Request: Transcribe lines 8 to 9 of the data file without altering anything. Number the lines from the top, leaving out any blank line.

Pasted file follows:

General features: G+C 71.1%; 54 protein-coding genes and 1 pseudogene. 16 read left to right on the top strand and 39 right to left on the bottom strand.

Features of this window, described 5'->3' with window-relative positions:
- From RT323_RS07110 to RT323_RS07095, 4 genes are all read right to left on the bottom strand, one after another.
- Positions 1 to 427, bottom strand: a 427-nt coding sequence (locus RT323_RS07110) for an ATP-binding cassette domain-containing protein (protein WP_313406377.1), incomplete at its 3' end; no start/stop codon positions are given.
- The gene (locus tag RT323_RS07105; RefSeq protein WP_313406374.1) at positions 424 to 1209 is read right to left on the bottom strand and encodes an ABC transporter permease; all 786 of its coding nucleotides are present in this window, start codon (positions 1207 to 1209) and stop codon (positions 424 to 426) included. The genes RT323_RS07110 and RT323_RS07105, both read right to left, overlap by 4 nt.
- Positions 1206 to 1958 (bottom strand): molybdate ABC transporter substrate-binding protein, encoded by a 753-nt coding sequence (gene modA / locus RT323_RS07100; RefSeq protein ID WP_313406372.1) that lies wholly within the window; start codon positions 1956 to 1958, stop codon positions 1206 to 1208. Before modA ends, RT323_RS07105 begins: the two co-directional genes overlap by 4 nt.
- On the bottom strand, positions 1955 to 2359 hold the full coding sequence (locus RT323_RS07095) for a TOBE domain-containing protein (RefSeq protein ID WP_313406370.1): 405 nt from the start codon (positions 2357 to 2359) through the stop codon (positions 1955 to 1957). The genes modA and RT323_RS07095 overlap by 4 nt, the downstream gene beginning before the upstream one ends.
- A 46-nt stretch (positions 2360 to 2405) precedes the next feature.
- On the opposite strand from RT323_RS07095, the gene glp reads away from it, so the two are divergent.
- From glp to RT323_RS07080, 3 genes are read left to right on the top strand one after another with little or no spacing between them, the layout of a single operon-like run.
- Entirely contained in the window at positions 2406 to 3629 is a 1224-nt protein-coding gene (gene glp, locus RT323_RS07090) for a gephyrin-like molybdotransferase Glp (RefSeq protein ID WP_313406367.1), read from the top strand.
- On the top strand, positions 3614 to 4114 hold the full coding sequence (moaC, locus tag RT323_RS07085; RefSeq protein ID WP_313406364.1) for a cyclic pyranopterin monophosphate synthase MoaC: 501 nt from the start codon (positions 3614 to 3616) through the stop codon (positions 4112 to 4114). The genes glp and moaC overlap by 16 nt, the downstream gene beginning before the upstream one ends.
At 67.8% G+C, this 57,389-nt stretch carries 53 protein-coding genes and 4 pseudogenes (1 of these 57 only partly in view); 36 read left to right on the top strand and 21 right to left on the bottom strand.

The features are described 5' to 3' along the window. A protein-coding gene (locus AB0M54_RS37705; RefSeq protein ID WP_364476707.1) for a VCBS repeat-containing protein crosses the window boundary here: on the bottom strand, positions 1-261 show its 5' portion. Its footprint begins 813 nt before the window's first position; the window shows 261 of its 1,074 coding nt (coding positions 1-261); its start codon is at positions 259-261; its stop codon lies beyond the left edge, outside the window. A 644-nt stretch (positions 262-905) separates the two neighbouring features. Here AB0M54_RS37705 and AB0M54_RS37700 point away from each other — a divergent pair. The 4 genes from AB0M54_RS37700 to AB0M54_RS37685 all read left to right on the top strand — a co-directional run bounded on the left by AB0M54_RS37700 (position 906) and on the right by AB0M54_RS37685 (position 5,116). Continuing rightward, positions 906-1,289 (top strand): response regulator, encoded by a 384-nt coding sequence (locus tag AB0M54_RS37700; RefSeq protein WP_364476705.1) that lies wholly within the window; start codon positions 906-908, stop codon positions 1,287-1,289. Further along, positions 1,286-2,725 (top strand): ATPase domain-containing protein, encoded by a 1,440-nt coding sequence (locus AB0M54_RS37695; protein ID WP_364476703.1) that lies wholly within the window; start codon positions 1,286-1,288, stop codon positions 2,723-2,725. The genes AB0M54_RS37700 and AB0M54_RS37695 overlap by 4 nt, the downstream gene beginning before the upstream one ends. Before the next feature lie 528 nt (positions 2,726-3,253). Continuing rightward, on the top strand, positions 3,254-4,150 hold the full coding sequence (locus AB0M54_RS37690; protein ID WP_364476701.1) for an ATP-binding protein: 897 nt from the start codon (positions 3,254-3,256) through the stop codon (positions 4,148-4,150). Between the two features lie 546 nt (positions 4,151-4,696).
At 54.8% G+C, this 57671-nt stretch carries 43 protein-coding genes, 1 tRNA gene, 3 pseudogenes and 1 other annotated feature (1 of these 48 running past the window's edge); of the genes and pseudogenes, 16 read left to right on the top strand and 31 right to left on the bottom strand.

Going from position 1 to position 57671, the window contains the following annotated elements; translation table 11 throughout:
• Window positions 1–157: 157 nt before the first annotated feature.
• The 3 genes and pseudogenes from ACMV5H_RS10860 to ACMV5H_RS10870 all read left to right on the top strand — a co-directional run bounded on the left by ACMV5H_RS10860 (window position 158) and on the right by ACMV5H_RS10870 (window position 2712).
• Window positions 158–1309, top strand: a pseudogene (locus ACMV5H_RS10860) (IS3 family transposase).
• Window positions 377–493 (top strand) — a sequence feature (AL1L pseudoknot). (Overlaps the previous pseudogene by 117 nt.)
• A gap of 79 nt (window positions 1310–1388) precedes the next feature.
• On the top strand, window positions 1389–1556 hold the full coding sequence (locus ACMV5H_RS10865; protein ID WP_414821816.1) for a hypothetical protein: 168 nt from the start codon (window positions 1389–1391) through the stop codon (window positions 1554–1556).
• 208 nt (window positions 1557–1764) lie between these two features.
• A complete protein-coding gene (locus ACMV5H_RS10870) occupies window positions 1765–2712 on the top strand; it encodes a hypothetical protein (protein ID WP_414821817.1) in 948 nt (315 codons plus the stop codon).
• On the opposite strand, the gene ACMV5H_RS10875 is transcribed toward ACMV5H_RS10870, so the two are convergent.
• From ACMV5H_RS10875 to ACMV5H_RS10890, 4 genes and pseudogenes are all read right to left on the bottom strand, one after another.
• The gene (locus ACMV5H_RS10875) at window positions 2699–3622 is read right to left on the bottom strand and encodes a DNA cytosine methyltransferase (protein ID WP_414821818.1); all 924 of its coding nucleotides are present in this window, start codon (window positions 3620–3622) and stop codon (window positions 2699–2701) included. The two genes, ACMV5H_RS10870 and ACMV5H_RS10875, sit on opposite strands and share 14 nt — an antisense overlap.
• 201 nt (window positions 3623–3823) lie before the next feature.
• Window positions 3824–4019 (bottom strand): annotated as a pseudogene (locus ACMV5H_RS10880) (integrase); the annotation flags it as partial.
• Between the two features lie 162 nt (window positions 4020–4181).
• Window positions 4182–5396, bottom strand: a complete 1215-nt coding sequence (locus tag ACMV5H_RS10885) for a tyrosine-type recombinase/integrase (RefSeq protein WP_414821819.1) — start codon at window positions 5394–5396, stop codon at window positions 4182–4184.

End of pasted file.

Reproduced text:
- A 46-nt stretch (positions 2360 to 2405) precedes the next feature.
- On the opposite strand from RT323_RS07095, the gene glp reads away from it, so the two are divergent.